Here is a theory that I have. It’s not based on research but rather on 25 years of personal observation across many businesses. It is that the average person spends approximately 20-30% of their work time engaged in non-productive activities. This equates to around 1-2 days every week and includes dealing with personal matters and other activities that don’t contribute value to an organisation. In a typical eight-hour day this means that 5-6 hours are productive and 2-3 aren’t. Mostly it’s not their fault – they’re just doing what they’ve always done.
But what if you could reduce this non-productive time to 10%, or 1 hour per day? Would this have a significant impact on your organisation? Understanding the power of the 80/20 rule can help to unlock this time.
The 80/20 rule, also known as Pareto’s Principle, means that in anything a few (20%) are critical and many (80%) are not. The actual percentages are not really that important – they could be 90/10 or 50/50. What is important to understand is that a few things will have a much greater impact than many others.
In the business world this could mean that 20% of any time and effort expended will produce 80% of a company’s results. Conversely, 80% of company time produces only 20% of the results achieved. These are sobering numbers. Imagine what would happen if you focussed on removing as much of the “bad” 80% as possible. The extra time created to pursue the 20% that does matter would be significant.
Here are some examples of the 80/20 rule:
- Sales Staff – 80% of your sales will come from 20% of your sales staff; conversely 80% of your sales staff will produce only 20% of your sales
- Staff Problems – 20% of your staff will cause 80% of your staff problems; conversely 80% of your staff will produce only 20% of your staff problems
- Top Customers – 80% of your sales will come from your top 20% of customers
- Sales Pipeline – 80% of your future new incremental sales will come from 20% of your sales pipeline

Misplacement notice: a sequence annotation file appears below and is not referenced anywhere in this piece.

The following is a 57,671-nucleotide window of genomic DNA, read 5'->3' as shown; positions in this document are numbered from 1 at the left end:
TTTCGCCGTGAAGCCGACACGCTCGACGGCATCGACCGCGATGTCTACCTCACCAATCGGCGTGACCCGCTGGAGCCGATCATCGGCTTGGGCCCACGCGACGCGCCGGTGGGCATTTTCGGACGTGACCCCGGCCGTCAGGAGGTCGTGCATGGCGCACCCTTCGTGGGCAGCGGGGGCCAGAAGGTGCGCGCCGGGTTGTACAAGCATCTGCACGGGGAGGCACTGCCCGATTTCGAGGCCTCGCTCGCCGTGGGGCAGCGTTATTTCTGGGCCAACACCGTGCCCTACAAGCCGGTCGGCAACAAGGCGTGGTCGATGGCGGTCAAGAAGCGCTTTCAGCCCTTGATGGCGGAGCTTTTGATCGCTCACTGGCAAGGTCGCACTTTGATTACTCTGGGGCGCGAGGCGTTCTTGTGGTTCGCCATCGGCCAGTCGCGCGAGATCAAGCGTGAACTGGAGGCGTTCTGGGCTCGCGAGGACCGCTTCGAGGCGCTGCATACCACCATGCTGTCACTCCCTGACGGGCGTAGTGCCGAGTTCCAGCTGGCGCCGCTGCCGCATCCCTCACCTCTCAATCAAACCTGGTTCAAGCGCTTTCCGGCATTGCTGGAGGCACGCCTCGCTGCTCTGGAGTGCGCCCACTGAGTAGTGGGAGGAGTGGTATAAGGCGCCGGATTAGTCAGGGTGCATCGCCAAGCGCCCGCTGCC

- Distribution Channels – 80% of your sales will come from 20% of your distribution channels
Time management is a key part of applying the 80/20 rule effectively. At the top level, management should determine the small number of matters that will have the greatest performance impact. This is the hard part. If you can’t identify what they are, you won’t be able to focus on them and you won’t be able to discard or delegate the less important matters.
This reminds me of a company that I coached a few years ago. It had a solid ten year history wholesaling products to a growing sector and was well respected with a good market position. Eighteen months prior to my involvement they decided to diversify their offering and grow their business by acquisition. They acquired a business that operated in an entirely different industry and once the transaction was completed they quickly merged the businesses together.
It was a disaster from day one. The acquired business had rudimentary systems and processes and a poor culture. It was heavily people-reliant and the immediate loss of several key staff nearly forced its closure. Senior management spent many months trying to mesh the two businesses together but the differences made it impossible. The company started to bleed cash and nearly went under.
It was at this point that I entered the picture. What was immediately apparent to me was that the acquisition was a poor one. It didn’t fit the company’s profile or its future plans. The management team had diverted more than 60% of their time to manage this business despite it representing less than 10% of sales and none of their profits. Even with a successful turnaround plan the business would only ever be small in the scheme of things. Worst still, the core business, which had always been profitable, was now losing money and needed a capital injection to survive.
Left with no other viable option, I recommended that the acquired business either be closed down immediately or sold quickly. Eighteen months before this business had been acquired for $2.5m; now it was close to worthless and had no prospects for recovery. Worst still it was forcing the overall company to the edge. This was a bitter (and expensive) pill for the company directors to swallow but they agreed and the business was sold for a nominal amount. Following the sale the company refocused on what it was good at – wholesaling – and bit by bit rebuilt the business. Four years later it is in good shape and growing steadily.
The 80/20 rule is a useful daily reminder to focus most of your time on the small number of matters that will create the most value. It is not a rigid rule but more of a guiding principle to keep you focused and on track. At the end of the day the key is not just to work smart but to work on the right things…